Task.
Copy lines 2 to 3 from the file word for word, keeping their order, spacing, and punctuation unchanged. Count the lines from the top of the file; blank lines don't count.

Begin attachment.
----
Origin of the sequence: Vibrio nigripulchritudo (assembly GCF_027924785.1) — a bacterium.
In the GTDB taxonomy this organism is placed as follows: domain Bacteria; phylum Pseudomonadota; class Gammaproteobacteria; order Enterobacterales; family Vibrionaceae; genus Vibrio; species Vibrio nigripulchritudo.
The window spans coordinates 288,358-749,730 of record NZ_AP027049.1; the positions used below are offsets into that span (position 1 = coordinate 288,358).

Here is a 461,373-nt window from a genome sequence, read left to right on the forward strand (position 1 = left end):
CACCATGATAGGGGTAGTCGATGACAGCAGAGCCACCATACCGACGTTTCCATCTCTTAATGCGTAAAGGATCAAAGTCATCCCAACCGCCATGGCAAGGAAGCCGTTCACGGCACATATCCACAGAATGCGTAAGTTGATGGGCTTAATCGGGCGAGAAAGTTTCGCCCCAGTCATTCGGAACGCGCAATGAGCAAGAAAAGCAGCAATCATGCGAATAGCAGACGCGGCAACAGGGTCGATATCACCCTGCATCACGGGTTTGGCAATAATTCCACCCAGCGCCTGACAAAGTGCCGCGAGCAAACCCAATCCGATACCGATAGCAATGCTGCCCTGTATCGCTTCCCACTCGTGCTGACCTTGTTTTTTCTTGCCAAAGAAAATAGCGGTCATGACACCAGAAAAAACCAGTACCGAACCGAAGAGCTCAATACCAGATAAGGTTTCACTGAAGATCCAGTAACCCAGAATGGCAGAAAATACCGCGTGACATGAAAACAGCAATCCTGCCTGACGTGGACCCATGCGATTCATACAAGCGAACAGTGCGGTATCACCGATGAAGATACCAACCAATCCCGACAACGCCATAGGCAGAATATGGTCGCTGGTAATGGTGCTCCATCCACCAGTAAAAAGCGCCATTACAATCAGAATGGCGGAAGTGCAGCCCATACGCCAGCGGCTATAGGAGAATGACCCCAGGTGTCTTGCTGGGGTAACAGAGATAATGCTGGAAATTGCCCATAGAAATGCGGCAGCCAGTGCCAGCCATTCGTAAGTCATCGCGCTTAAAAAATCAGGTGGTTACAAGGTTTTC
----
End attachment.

In the GTDB taxonomy this organism is placed as follows: domain Bacteria; phylum Pseudomonadota; class Gammaproteobacteria; order Enterobacterales; family Vibrionaceae; genus Vibrio; species Vibrio nigripulchritudo.
The window spans coordinates 288,358-749,730 of record NZ_AP027049.1; the positions used below are offsets into that span (position 1 = coordinate 288,358).